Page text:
What is the Role of a Jury?

What is the role of a jury from North Carolina Lifestyle Blogger Adventures of Frugal Mom

If you have ever been selected for jury duty, or even watched TV programmes or films where a jury is involved, you may have an idea of what the jury does. The jury fulfils a crucial role in any justice system, and they are present for most criminal cases. There are some occasions where a jury is not present, and that’s when either the case isn’t ‘serious’ enough, such as traffic violations, defamation cases etc. There are also trials called bench trials, often used for administrative hearings, and in these cases, a judge of a case concludes the verdict, not a jury. In this case, a jury would not be needed at all. However, for the majority of other hearings and trials, there will be a jury selected to represent the people and the people’s voice. 

The selection of the jury is totally random at first. The justice system has a large database filled with names and these names are selected at random. A jury service letter is sent via post automatically. If selected, someone is obliged to do their jury service unless they have a valid reason not to do so. There are also some occasions where people cannot be chosen to do jury service, such as if they have a criminal record, if someone were to have any physical or mental impairments, or if someone does or has previously worked in the police force or army. Once selected, the chosen jury will go to a court where they will undergo some sort of questioning to make sure they’re suitable to be on a jury. If not accepted, these jury members can be excused, and a new member will be found. This is so that every defendant gets the right to a fair trial without any bias. The jury is made up of 12 random people but usually, about 24-30 jury members are selected at a time so that a full jury can be made up if someone is excused. 

Once the jury has been selected, it’s time for the trial to start. For the duration of the trial, the jury must listen to everything that is being said. This means listening to the criminal lawyers, prosecution, witnesses, and the judge. Each person will play an influential role for each jury member, so it’s vital that each member listens carefully so that they don’t miss any details. During the trial, the lawyers will make some pretty good arguments, but the jury cannot ask questions or react in any way to what’s being said. This is to remain impartial. It is the job of the criminal defense attorney and the prosecution to put forward their arguments as to why a client is innocent or guilty and from the actions of these lawyers, the jury can make their decision. There is no time frame on a trial, and it could last anything from a few days to many weeks, or even months. When the trial day is over, the jury can discuss what went on in court that day with one another, but with no one else. If a jury member is to discuss the case with anyone other than the jury, the whole trial is compromised, and they will be released from jury duty.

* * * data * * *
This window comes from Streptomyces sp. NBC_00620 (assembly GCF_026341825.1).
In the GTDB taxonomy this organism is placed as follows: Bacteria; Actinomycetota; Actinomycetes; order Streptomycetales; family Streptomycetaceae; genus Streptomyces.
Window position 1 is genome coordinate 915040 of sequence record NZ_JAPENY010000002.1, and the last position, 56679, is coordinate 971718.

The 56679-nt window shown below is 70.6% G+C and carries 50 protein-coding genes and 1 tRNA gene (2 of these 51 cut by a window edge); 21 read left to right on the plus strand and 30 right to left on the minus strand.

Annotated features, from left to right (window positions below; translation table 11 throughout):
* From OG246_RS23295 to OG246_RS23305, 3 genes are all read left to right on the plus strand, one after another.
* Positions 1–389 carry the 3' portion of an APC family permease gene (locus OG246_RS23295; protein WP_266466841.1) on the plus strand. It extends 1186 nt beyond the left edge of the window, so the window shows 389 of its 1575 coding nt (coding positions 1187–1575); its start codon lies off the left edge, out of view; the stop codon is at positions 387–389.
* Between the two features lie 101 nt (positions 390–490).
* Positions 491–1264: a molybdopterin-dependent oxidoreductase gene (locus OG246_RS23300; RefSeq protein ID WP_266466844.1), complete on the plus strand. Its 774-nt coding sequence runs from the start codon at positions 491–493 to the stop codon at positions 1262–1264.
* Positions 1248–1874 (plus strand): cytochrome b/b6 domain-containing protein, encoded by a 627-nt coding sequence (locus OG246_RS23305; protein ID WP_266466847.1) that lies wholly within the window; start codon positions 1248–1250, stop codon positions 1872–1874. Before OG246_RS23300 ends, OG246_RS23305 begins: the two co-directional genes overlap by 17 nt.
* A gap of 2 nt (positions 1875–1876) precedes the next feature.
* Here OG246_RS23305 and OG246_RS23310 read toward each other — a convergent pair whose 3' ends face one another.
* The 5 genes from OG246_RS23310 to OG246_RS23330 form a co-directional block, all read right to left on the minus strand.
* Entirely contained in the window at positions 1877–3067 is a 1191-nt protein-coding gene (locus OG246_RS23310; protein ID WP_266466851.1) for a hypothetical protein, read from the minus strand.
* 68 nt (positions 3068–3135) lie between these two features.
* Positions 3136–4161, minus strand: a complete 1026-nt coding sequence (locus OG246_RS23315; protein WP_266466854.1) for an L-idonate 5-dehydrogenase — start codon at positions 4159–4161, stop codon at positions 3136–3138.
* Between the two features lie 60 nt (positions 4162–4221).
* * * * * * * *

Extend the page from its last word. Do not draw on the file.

Once the trial is concluded, the jury can then deliberate their verdict. This means considering every fact put forward by the defense and prosecution and deciding the fate of the person on trial. There is no limit on the amount of time a jury can decide the verdict. In some cases, the verdict has been announced after only a few hours, but in other cases, it has taken a jury days, sometimes even weeks, to seal someone’s fate. This is the most nerve-racking decision for everyone in court. A criminal lawyer hopes that they have provided enough evidence to prove their client is innocent and the prosecution will hope for the opposite. In most cases, the jury votes unanimously, meaning everyone agrees with the guilty or not guilty verdict. If the jury members cannot agree, it’s up to the judge to decide what to do. If 11 members agree, in some cases, the judge can vote with the majority. In other cases, the one member that does not agree and will not change their vote may be replaced. If the outcome is a hung jury, meaning 6 believe a guilty verdict and 6 believe a non-guilty verdict, the whole trial can start again with a new jury.   The whole process of a trial is very stressful. Not only for the jury but for the criminal lawyers and defense too. However, it is a job that must be done so that the law is upheld.

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